One of the great things about fiction is the opportunity to step into someone else’s head and not only experience a new and different life, but to feel the excitement, anguish, and fear right along with the character. But why do some books elicit such deep emotions from the reader while others fall short? It’s all about connecting with the characters.
Have you ever read a book that you wanted to love, but you just couldn’t make yourself care what happened to the characters? Or maybe you wanted to know what happened, but you never felt any sympathy for or excitement with the characters? Either way, the problem is the same—you never developed a connection with the characters, so you never invested in their lives.
Why does it matter? Because people won’t read about characters they don’t care about.
Yes, you might find some readers who just want to know how the story ends, so they skim pages and skip long paragraphs to get to the last chapter (or, if you’re like me, you read the last chapter to see if you’ll like the ending, then decide if the book’s worth your time). Don’t give readers an excuse to skip pages! Instead, give them the chance to get to know your characters so they’re not merely curious to see what happens, they care about what happens.
How do you create meaningful connections with characters?
Stop skipping Act I.
Perhaps the most traditional (and well known) story structure is the three-act structure—beginning, middle, and end. Another way to understand and discus the three acts is:
- Act I: Introduction
- Act II: Body/Story
- Act III: Conclusion
In a ridiculously short summary, these three parts essentially mean:
- An introduction of characters, setting, and plot.
- Watching the characters interact with each other within the setting to advance the plot.
- When the characters work through the final plot issues to resolve the story with a satisfactory ending.
The part I really want to focus on is Act I, the introduction. It’s becoming more and more common to see that part of the story stripped down (if not completely eliminated) in an effort to jump right into the plot.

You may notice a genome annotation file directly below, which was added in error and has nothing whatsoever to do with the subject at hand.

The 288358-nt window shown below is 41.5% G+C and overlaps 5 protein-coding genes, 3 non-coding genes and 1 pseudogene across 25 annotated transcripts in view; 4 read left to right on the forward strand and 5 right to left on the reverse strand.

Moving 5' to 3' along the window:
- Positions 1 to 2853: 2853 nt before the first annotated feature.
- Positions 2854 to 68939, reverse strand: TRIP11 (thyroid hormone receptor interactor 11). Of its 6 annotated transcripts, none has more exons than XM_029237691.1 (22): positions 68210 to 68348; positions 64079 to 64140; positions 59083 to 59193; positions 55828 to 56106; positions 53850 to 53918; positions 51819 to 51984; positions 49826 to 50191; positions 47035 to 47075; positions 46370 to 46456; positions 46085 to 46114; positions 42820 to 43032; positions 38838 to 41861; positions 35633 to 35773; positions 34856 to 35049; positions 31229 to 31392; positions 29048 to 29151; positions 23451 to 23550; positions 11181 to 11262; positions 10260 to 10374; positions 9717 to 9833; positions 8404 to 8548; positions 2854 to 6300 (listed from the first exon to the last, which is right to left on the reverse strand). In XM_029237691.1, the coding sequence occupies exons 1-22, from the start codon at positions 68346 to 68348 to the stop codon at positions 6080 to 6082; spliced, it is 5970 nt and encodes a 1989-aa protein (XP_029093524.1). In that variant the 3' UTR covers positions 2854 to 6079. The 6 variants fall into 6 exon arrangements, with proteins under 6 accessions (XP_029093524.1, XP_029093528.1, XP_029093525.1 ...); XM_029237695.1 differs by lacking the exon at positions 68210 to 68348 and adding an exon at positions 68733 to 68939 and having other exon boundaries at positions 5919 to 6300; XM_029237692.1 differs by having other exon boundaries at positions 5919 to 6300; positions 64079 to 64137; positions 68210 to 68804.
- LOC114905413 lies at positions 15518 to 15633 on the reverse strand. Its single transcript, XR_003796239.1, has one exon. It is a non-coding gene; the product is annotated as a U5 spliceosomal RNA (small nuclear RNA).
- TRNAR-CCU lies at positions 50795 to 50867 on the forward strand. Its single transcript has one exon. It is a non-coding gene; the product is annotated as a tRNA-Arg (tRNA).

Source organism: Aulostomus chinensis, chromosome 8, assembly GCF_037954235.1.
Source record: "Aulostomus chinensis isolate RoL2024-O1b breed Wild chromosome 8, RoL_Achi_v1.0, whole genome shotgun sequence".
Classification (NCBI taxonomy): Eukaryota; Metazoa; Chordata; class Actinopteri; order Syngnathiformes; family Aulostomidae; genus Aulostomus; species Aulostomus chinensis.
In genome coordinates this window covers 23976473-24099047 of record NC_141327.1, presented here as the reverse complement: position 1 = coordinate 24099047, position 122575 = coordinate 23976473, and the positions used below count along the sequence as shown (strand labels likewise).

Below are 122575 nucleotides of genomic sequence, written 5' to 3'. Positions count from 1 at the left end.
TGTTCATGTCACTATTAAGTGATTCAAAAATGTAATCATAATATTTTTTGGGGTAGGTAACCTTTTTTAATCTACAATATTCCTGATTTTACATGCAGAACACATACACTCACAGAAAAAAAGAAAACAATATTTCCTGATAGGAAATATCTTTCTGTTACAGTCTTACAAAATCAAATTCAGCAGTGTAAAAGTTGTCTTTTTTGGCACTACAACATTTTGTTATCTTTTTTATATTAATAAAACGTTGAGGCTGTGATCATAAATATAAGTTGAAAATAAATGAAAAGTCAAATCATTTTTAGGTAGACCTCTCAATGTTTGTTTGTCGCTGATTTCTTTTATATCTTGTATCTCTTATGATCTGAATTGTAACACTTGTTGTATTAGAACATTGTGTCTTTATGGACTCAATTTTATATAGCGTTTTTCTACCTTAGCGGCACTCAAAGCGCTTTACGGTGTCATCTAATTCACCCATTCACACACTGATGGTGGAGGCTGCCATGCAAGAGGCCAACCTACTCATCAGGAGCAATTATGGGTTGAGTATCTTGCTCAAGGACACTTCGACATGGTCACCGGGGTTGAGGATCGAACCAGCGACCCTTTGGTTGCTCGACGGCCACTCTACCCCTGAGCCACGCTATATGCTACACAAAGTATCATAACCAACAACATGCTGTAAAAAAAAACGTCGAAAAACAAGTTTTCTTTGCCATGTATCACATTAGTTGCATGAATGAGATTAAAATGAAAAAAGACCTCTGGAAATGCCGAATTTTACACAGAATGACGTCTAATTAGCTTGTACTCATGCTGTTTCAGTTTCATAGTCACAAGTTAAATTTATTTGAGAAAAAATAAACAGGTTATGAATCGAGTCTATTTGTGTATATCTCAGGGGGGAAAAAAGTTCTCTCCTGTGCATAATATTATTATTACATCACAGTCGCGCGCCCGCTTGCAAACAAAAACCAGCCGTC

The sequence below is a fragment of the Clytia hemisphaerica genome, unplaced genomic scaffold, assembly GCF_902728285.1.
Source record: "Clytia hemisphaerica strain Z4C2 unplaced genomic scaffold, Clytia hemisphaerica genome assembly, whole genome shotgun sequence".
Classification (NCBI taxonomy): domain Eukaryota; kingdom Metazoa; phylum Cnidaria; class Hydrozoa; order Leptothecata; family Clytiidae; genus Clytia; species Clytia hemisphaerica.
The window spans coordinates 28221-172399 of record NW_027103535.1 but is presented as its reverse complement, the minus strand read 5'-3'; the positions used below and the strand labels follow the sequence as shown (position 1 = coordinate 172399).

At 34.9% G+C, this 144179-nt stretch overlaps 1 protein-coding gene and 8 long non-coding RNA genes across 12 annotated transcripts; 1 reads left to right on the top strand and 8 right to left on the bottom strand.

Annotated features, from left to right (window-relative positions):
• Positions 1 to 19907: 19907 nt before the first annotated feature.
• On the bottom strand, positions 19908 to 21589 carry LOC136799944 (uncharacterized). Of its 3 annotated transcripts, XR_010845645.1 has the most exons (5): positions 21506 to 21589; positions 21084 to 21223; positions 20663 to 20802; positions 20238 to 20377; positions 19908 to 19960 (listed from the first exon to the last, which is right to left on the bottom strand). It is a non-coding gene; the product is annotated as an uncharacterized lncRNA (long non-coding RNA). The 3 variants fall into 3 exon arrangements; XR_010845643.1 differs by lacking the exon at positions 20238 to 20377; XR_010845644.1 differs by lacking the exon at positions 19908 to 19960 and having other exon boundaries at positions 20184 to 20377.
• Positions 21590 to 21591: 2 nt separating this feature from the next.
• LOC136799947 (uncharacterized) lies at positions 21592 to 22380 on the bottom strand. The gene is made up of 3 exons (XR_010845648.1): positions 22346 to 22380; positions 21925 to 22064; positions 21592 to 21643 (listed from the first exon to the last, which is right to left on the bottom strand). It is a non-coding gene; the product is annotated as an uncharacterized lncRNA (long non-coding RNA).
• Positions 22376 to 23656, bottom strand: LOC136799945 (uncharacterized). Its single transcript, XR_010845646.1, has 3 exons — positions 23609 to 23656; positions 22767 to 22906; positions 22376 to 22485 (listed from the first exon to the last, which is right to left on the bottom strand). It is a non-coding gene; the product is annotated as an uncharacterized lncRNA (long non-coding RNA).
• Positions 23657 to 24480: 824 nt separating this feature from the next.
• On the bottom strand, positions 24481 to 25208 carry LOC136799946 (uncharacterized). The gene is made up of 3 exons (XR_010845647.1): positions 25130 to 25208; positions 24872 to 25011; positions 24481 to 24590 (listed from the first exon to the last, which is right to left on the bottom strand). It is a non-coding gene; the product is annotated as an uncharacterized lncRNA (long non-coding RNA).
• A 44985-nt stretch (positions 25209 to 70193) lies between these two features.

Don’t. Do it.
For years now, writers have been told to start their stories with action. Yes, that is absolutely true, but that doesn’t mean you dive right into the plot without first introducing all of the key players and plot elements. Don’t sacrifice Act I for the sake of action. When you do that, your reader doesn’t know whether to root for the woman on the run or hope she gets caught—without an introduction, you throw the reader into a confusing situation, and you never want to confuse the reader.
How, then, do you start your story?
- Start with action that’s appropriate for the genre and story. If you’re writing suspense, it’s understandable and often acceptable to open with a woman on the run, then reveal that character to the reader as you go. That’s part of the suspense plot. If, however, you’re writing women’s fiction, the action needs to appropriate: a working woman grocery shopping, a mom pushing a stroller while she jogs, two sisters sorting through their deceased father’s possessions. All of these things are active. It doesn’t have to be a car chase or gun fight, as long as it doesn’t start with the main character thinking for two pages.
- Introduce the main characters.Imagine you’re at a barbecue. Your friend brings over a stranger and says, “This is my co-worker, Larry.” Besides what Larry looks like, you only know one thing about him. That’s not a great introduction, but that’s how many authors start their books. Instead, use this introduction: “This is my co-worker, Larry. He just moved to town last month and is looking for a new massage therapist to treat back issues resulting from a car accident. I thought you might be able to help him since you work at a chiropractor’s office and have connections in that industry.” Wow. Now the reader understands Larry. They may not be able to relate to his situation, but they’ll understand why he hires someone to walk his dog and stop thinking he’s lazy. You’ve helped create empathy.
- Show the setting. Where and when a story takes place will impact the events of the story. For example, a cruise ship is sinking. How should the reader react to that? It’s hard to know if you don’t know when or where the ship is sinking. If it’s off the coast of Florida in 2005, the Coast Guard will be there with speed boats and helicopters—exciting! If, however, it’s 1912 in the North Atlantic Ocean, it’s tragic. Make sure you show the setting.
- Establish normalcy. If the reader doesn’t know what life is like for your characters, they won’t know how to respond when unusual events happen. Say your character is sitting in her car at a red light when two cars plow into the intersection and crash. She calmly calls 9-1-1, gives a statement when the police arrive, then goes home where her husband hugs her and tells her how proud he is of her and how amazing she is. Why? Without establishing her normal—that she’s an army veteran with severe PTSD who curls into a ball and suffers flashbacks when a balloon pops—there’s no way to understand her breakthrough by being able to call for help and drive herself home. Take the time to establish normalcy so the reader can recognize important moments.
By including these four elements, you’ll make it easier for your reader to connect with the characters, which will establish the emotional connection that pulls the reader through the story.